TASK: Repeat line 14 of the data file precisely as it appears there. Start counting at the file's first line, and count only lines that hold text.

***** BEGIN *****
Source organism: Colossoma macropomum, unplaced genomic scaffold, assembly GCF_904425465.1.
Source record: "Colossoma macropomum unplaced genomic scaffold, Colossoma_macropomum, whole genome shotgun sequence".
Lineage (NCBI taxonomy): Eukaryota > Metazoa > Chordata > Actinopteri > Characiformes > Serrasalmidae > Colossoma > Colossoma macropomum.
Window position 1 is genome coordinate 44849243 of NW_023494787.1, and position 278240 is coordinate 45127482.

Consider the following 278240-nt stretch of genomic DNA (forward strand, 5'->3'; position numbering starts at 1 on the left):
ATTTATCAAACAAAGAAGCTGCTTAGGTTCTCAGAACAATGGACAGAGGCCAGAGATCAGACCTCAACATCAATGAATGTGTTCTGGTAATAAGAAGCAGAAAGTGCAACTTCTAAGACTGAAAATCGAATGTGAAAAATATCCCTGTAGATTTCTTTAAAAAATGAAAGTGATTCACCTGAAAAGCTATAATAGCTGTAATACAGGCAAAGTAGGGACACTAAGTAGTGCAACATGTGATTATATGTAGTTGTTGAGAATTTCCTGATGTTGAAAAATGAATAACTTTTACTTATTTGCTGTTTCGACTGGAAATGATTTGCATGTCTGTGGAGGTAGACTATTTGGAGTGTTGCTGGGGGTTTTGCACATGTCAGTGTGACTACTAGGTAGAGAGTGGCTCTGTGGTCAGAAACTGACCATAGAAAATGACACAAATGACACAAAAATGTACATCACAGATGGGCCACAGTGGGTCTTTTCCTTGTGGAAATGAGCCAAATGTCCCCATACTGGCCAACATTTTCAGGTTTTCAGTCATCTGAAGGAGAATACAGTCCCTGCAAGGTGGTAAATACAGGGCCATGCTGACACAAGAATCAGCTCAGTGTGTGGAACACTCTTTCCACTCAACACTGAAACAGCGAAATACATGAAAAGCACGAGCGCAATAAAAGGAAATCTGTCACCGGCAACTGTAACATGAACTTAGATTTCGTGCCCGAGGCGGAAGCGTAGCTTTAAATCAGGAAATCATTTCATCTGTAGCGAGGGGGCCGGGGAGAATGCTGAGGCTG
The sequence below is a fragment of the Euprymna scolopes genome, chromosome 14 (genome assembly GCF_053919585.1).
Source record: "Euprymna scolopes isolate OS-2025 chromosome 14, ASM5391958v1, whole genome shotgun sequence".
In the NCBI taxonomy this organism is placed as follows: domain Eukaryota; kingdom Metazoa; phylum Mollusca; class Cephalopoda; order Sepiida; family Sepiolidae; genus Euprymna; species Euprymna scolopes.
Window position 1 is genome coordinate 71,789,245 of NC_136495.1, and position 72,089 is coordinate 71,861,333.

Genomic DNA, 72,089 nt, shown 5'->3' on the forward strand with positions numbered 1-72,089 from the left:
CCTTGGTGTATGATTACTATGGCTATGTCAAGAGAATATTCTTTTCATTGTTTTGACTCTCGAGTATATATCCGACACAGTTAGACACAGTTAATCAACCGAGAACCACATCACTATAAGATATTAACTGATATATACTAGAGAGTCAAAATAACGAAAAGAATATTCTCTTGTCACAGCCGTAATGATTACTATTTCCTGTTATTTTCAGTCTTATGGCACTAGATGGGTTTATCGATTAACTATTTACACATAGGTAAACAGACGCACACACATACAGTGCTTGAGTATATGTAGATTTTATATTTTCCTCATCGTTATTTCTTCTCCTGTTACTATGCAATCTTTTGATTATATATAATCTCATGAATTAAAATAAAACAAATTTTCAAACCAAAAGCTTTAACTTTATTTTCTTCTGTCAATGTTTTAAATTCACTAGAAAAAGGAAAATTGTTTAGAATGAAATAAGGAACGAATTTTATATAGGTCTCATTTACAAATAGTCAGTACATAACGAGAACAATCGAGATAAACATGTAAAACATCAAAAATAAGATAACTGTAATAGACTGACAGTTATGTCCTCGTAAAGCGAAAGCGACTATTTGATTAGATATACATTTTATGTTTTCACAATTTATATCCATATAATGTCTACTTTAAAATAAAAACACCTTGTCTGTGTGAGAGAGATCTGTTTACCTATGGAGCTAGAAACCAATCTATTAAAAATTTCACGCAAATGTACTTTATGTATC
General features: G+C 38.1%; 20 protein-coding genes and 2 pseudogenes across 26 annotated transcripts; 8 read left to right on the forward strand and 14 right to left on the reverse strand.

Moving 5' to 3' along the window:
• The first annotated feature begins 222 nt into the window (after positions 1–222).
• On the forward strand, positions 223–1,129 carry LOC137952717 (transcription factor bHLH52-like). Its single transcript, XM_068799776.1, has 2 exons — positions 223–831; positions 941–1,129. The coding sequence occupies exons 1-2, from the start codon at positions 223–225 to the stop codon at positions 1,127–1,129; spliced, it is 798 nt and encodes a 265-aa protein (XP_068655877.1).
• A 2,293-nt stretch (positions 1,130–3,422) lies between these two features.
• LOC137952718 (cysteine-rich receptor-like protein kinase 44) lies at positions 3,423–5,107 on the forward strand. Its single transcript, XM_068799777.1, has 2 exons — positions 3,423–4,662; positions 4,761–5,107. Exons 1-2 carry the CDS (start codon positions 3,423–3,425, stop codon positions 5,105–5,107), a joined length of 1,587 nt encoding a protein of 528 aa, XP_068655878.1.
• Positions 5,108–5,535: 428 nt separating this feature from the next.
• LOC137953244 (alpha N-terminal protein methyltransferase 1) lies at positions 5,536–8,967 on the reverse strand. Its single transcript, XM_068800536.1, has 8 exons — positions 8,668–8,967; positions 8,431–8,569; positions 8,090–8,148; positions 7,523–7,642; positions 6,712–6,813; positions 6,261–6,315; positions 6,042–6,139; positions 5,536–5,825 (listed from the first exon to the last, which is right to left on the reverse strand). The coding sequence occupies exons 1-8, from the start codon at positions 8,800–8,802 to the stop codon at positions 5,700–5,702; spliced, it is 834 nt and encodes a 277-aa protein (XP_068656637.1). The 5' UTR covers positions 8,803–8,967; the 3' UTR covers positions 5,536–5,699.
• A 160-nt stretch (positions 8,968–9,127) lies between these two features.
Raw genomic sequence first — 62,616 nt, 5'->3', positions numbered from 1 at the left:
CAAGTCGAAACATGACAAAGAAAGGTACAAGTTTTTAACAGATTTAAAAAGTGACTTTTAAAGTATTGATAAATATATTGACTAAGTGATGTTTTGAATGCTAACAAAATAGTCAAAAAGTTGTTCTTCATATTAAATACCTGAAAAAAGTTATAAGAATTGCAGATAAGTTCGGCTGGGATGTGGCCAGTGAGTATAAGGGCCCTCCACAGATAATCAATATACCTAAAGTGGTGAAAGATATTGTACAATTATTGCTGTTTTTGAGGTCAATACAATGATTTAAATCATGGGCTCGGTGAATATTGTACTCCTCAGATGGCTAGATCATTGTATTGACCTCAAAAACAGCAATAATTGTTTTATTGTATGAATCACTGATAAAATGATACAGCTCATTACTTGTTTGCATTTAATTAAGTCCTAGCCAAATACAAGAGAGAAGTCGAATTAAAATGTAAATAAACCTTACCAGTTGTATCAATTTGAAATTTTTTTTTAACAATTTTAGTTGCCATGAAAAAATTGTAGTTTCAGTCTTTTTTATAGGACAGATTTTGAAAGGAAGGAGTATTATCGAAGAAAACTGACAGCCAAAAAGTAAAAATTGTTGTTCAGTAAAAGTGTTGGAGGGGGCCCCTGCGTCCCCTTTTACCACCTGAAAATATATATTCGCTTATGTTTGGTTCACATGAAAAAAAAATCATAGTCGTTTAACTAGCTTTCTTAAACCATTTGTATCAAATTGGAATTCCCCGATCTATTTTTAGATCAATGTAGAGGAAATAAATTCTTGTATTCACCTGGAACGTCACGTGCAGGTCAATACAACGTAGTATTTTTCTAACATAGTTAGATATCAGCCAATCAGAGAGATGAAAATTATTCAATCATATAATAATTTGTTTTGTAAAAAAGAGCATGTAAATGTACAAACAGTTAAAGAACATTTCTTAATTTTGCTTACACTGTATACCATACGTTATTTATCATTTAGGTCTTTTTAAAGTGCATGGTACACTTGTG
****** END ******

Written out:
Moving 5' to 3' along the window: